How have your reading tastes changed over time?
I’ve become more easily bored by plot. A little goes a long way. Flashy twists and reversals and big convoluted surprises send me drifting away. In comparison, I’m glued to my reading chair by quieter novels like Marilynne Robinson’s “Housekeeping” or John Williams’s “Stoner.”
What book would you recommend for America’s current political moment?
Part of me wants to name a long, quiet, relatively peaceful book. Something that requires resetting your mind, slowing it down, while also demanding a great deal of concentration and a willingness to tolerate and even enjoy uncertainty, ambiguity and nuance. In other words, a book that could be a personal antitoxin against the current moment. Something like Henry James’s “The Golden Bowl” or George Eliot’s “Middlemarch.”
Instead I’ll suggest Friedrich Reck’s “Diary of a Man in Despair.” Reck, a German novelist and travel writer, kept a journal between 1936 and 1944 as he witnessed the country’s collapse into fascism. His observations are sharp, cynical, angry, and sometimes darkly humorous. They’re also chilling and often frighteningly familiar. Knowing how dangerous his diary could be, he hid it in the woods on his land at night. Eventually Reck was arrested and disappeared into Dachau where he died.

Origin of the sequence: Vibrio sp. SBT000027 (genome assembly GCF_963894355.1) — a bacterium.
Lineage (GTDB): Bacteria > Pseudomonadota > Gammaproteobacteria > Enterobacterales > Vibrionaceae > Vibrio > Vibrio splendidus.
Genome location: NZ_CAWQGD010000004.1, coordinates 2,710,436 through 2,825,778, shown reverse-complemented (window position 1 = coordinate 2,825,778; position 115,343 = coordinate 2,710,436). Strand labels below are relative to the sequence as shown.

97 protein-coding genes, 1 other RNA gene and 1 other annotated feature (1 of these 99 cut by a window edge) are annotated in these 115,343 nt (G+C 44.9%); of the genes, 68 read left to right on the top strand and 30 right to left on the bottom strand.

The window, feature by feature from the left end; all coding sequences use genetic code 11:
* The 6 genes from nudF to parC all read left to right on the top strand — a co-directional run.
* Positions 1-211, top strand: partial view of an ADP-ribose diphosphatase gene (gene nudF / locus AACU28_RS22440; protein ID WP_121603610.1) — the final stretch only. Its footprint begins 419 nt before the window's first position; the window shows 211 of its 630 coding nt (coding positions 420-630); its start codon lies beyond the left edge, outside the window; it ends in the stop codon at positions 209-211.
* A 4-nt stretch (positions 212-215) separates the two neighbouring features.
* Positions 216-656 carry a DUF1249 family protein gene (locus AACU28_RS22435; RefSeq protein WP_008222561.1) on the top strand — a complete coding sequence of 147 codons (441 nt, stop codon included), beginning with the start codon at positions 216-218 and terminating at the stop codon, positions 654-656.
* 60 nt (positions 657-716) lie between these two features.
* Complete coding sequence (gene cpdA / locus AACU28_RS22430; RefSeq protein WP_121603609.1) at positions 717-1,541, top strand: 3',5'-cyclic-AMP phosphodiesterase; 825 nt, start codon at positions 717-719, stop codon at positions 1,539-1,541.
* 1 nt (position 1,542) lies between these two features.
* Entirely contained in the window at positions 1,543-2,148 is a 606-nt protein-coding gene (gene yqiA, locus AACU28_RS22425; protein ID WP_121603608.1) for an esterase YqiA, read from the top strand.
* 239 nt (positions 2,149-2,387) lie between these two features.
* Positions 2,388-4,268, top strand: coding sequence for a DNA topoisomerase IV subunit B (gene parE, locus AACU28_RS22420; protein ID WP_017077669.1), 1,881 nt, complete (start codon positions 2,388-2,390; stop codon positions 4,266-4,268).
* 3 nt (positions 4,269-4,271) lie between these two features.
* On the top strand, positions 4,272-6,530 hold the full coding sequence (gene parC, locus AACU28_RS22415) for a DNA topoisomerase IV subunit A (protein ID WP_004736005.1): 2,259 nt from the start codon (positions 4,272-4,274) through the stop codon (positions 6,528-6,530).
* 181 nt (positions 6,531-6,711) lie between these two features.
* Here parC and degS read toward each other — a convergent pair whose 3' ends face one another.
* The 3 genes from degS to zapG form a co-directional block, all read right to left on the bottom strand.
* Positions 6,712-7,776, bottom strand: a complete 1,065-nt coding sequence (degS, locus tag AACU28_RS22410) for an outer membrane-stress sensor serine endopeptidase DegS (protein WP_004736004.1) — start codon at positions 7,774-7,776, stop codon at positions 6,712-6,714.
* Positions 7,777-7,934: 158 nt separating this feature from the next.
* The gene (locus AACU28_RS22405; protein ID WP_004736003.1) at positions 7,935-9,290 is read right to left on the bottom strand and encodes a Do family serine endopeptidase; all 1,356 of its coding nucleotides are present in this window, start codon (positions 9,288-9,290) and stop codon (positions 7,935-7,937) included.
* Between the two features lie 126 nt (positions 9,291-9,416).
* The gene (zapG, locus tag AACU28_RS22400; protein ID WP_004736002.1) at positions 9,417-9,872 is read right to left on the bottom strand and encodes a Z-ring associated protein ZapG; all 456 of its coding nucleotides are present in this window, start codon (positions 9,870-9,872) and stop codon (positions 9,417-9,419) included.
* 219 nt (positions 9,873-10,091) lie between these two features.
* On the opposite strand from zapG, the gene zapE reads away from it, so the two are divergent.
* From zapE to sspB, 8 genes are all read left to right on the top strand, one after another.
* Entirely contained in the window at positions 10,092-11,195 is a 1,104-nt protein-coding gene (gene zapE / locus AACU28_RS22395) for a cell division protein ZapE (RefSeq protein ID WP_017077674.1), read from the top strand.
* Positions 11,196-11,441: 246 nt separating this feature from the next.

You’re organizing a literary dinner party. Which three writers, dead or alive, do you invite?
Barry Lopez, Reynolds Price, Jim Harrison. Because I miss them.
Disappointing, overrated, just not good: What book did you feel as if you were supposed to like, and didn’t? Do you remember the last book you put down without finishing?
If I’m really not enjoying a book, I bog down after 50 pages or so and stop. In those cases, I try to remind myself that not every book was written specifically for my tastes and that it’s best not to confuse my own preferences with gospel truth. I also find it useful to recognize that the writer may have spent years writing the book and knows it better — or at least deeper — than I do, so maybe the fault or flaw resides partially or completely in me.
The last time I put a book down without finishing was about a year ago. Proust. For the third time. But someday I’ll make it through to the end, all volumes. Sure I will.
What do you plan to read next?
I’ve been looking forward to fellow North Carolinian Jason Mott’s “Hell of a Book.”After that, maybe I’ll turn to Lauren Groff’s “Florida,”another on my stack of books to be read.